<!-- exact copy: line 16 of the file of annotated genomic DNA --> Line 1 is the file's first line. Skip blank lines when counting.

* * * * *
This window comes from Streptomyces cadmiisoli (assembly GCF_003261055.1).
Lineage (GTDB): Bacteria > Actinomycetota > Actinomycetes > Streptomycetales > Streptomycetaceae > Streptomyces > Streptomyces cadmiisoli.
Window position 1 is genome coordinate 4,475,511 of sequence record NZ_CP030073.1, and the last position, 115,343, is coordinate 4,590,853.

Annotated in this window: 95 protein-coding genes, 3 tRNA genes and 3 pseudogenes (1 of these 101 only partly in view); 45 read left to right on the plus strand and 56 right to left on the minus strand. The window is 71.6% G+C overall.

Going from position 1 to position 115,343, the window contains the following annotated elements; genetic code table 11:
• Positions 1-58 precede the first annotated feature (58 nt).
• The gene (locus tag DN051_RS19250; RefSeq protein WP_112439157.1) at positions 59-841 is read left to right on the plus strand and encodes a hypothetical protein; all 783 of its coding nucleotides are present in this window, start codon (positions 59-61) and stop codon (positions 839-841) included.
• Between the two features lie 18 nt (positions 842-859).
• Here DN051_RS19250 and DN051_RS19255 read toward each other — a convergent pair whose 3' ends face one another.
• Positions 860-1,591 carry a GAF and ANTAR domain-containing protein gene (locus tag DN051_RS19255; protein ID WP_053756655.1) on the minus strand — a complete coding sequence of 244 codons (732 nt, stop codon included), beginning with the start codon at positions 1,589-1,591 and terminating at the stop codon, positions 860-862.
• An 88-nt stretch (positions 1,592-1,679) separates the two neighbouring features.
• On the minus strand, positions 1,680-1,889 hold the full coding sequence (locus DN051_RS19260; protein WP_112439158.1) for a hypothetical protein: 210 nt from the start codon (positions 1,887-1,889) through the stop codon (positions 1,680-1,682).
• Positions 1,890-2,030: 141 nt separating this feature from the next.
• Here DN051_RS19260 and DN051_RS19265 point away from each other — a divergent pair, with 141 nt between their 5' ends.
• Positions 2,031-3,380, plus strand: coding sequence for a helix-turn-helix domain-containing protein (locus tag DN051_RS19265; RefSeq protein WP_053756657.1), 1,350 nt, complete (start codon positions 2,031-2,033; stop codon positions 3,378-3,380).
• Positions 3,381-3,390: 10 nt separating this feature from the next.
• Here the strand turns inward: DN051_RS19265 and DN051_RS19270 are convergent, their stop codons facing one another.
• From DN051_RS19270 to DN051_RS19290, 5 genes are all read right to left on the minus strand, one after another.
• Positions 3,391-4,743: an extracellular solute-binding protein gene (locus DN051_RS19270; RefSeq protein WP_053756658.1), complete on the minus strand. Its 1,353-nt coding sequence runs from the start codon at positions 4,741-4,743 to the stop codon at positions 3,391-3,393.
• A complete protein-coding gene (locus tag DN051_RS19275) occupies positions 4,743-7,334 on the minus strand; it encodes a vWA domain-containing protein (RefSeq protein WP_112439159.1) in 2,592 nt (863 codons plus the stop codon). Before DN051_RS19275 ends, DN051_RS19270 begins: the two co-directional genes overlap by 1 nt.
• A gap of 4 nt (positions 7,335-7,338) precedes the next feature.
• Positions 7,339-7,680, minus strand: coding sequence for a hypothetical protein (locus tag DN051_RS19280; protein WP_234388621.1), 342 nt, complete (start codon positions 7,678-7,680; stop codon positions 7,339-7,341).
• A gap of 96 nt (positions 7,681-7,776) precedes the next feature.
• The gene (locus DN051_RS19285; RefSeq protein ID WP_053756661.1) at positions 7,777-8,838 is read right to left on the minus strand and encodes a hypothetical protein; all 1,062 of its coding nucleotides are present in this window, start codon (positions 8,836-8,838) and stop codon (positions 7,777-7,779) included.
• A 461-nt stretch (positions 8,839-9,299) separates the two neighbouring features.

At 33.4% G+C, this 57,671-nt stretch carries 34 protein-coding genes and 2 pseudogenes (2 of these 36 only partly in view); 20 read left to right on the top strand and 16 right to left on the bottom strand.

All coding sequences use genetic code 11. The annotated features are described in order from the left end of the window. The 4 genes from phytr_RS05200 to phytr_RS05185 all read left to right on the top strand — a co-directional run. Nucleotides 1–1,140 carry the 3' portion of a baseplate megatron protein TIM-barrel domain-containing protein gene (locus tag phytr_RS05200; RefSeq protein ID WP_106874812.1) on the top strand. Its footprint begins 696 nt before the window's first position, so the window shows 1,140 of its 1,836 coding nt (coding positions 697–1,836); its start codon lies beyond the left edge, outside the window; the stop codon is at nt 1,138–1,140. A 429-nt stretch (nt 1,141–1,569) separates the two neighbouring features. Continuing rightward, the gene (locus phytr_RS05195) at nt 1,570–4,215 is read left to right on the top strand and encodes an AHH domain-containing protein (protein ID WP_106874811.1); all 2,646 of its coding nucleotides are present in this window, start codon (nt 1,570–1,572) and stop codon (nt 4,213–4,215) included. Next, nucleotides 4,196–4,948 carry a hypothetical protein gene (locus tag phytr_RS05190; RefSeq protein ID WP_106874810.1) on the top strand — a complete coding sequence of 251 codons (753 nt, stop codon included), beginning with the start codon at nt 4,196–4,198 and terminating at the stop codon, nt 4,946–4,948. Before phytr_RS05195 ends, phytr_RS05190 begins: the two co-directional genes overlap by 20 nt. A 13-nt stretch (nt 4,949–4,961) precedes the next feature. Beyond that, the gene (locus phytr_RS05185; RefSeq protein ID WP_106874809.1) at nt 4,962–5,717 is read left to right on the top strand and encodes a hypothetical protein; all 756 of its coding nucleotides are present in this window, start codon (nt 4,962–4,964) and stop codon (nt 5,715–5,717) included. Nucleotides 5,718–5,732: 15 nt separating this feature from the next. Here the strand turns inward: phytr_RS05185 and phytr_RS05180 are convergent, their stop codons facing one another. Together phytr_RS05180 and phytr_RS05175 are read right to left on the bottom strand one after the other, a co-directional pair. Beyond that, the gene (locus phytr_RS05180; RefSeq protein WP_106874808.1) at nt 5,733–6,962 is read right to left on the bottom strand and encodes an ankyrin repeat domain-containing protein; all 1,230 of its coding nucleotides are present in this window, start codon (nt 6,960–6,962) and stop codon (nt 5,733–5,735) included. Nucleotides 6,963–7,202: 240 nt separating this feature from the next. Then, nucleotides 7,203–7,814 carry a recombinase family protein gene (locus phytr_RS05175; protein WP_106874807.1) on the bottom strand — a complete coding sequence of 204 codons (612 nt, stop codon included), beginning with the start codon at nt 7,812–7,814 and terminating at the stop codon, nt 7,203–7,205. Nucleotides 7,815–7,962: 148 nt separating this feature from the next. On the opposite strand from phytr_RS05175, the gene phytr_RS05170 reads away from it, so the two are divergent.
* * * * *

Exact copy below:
• Positions 3,381-3,390: 10 nt separating this feature from the next.